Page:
Hedrick Smith: It’s Human Deficits, Not Budget Deficits

Isaiah J. Poole

Pulitzer Prize-winning former New York Times reporter Hedrick Smith is definitely on a mission these days, barnstorming the country not only to promote his latest book, “Who Stole the American Dream?,” but to help us change the focus of the Washington political debate from debt and deficits to restoring the economic prosperity of working-class Americans.

In my interview, Smith summarizes the theme of his book – that the American Dream was in fact stolen through a systematic ideological assault on the underpinnings of middle-class prosperity that started in the 1970s. The book cites former Supreme Court Justice’s Lewis Powell’s epochal 1971 memorandum that encouraged the dramatic expansion of the K Street corporate lobby and set the stage for its dominance today of American politics.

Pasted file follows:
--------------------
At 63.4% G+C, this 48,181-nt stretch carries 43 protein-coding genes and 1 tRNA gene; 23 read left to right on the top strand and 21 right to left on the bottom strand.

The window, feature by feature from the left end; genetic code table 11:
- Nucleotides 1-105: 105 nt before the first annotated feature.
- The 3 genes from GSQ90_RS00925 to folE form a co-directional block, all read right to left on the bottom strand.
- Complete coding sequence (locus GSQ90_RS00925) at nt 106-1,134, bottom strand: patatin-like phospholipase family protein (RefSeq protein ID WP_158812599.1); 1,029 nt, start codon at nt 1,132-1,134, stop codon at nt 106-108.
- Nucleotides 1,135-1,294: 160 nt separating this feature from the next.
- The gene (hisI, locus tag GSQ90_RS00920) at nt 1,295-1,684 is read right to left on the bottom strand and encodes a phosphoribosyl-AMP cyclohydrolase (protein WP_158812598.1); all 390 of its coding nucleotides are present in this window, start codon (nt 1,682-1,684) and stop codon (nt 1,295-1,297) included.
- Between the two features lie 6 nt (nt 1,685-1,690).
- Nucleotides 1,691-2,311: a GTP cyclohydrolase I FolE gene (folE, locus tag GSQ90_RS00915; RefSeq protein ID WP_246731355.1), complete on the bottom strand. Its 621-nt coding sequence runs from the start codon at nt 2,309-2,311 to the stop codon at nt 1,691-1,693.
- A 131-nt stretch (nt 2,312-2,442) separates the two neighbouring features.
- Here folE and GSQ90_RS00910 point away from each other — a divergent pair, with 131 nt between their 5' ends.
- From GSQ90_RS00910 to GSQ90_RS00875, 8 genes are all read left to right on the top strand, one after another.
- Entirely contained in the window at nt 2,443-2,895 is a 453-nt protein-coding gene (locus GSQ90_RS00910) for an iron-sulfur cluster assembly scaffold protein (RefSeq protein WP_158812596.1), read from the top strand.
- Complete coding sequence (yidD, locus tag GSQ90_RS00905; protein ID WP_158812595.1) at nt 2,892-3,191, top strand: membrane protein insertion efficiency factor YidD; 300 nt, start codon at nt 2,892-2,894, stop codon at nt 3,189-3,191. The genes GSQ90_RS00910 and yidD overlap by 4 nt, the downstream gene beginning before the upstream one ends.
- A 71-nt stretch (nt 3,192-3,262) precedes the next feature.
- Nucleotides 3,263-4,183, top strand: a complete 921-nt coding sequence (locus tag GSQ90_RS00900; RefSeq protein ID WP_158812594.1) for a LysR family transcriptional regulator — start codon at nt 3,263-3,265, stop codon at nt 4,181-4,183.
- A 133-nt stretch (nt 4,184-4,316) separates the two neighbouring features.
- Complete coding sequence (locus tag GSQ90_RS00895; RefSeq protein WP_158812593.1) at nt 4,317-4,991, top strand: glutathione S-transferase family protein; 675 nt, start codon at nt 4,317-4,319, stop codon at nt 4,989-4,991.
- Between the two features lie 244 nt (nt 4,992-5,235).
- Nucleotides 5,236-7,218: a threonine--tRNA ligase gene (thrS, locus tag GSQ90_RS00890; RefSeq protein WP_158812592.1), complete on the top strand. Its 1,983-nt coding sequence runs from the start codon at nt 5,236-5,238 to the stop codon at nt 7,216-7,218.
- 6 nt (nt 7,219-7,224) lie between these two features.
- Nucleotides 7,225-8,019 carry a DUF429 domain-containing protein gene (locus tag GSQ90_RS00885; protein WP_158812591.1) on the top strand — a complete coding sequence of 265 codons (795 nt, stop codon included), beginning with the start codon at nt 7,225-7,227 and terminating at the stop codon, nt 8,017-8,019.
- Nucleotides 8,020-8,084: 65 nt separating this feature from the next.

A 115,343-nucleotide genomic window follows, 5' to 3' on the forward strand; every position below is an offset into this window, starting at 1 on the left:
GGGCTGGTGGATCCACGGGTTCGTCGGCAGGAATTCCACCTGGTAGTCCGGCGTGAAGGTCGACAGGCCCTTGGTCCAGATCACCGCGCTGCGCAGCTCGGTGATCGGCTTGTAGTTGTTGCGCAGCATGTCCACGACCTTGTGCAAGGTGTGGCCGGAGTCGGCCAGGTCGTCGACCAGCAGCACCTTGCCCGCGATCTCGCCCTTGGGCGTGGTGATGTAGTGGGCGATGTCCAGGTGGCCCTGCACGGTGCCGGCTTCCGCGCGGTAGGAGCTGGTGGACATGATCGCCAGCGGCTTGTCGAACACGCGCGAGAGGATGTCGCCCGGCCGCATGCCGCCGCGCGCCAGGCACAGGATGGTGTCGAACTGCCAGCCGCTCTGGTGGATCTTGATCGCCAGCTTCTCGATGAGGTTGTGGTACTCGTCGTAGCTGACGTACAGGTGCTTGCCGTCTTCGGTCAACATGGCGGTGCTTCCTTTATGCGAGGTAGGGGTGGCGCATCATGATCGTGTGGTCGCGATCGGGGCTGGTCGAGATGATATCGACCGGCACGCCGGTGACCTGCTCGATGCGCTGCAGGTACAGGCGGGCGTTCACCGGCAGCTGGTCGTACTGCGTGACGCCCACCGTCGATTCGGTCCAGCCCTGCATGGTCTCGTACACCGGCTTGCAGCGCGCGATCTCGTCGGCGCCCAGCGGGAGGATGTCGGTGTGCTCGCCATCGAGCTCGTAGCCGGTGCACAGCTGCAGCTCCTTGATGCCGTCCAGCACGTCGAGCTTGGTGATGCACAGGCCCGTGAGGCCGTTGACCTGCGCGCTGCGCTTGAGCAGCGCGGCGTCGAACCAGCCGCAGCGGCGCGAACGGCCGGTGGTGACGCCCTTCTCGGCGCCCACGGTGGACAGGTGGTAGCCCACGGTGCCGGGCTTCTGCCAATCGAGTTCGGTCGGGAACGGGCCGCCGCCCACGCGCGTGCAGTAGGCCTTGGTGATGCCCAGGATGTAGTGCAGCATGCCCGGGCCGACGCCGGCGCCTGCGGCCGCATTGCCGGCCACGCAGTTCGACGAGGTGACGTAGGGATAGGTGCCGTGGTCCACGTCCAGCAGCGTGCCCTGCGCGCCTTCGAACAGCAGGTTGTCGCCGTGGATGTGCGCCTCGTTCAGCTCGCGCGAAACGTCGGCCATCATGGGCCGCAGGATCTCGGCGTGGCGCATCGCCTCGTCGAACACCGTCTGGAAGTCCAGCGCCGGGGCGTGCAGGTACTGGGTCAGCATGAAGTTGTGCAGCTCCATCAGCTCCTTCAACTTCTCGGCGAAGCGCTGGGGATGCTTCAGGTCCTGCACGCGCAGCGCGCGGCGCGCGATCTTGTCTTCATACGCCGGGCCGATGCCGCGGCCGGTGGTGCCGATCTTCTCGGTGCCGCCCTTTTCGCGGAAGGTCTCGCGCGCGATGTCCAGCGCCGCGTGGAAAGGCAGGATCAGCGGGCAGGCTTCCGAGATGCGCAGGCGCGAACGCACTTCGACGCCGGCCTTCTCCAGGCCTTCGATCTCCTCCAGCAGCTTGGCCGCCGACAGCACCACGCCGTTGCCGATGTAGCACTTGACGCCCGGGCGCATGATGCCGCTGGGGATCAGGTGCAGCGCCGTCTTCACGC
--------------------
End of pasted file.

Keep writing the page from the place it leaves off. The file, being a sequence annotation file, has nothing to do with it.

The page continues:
That assault continues today through the federal budget sequester and the efforts by conservatives in Congress to impose an economic austerity agenda on the working class. That agenda, he argues passionately, will do long-term damage to ordinary Americans. “We’re not even talking about the right things,” he says in the interview. “Instead of talking about budget deficits, we should be talking about human deficits” – such as the crippling impact of student debt, low wages and high unemployment.

Hedrick says that the way to change what he calls “a broken political system” is to “get engaged as ordinary people” in the same way that working-class people sparked movements from the civil rights movements in the 1960s to the marriage equality movement of the 21st century.

Comments